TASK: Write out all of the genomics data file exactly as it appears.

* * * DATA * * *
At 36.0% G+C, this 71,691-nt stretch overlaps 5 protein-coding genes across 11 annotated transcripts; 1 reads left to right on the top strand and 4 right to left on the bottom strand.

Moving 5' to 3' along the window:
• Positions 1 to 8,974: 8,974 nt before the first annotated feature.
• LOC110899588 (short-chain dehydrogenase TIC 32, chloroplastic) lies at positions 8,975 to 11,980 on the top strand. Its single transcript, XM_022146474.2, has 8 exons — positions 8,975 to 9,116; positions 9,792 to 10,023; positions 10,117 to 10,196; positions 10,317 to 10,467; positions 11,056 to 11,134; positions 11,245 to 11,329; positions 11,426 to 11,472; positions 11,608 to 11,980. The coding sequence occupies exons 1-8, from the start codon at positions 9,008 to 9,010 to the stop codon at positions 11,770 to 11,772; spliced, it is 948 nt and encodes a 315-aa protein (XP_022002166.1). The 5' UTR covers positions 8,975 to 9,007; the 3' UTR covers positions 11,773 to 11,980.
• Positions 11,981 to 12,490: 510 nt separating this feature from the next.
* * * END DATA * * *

At 36.0% G+C, this 71,691-nt stretch overlaps 5 protein-coding genes across 11 annotated transcripts; 1 reads left to right on the top strand and 4 right to left on the bottom strand.

Moving 5' to 3' along the window:
• Positions 1 to 8,974: 8,974 nt before the first annotated feature.
• LOC110899588 (short-chain dehydrogenase TIC 32, chloroplastic) lies at positions 8,975 to 11,980 on the top strand. Its single transcript, XM_022146474.2, has 8 exons — positions 8,975 to 9,116; positions 9,792 to 10,023; positions 10,117 to 10,196; positions 10,317 to 10,467; positions 11,056 to 11,134; positions 11,245 to 11,329; positions 11,426 to 11,472; positions 11,608 to 11,980. The coding sequence occupies exons 1-8, from the start codon at positions 9,008 to 9,010 to the stop codon at positions 11,770 to 11,772; spliced, it is 948 nt and encodes a 315-aa protein (XP_022002166.1). The 5' UTR covers positions 8,975 to 9,007; the 3' UTR covers positions 11,773 to 11,980.
• Positions 11,981 to 12,490: 510 nt separating this feature from the next.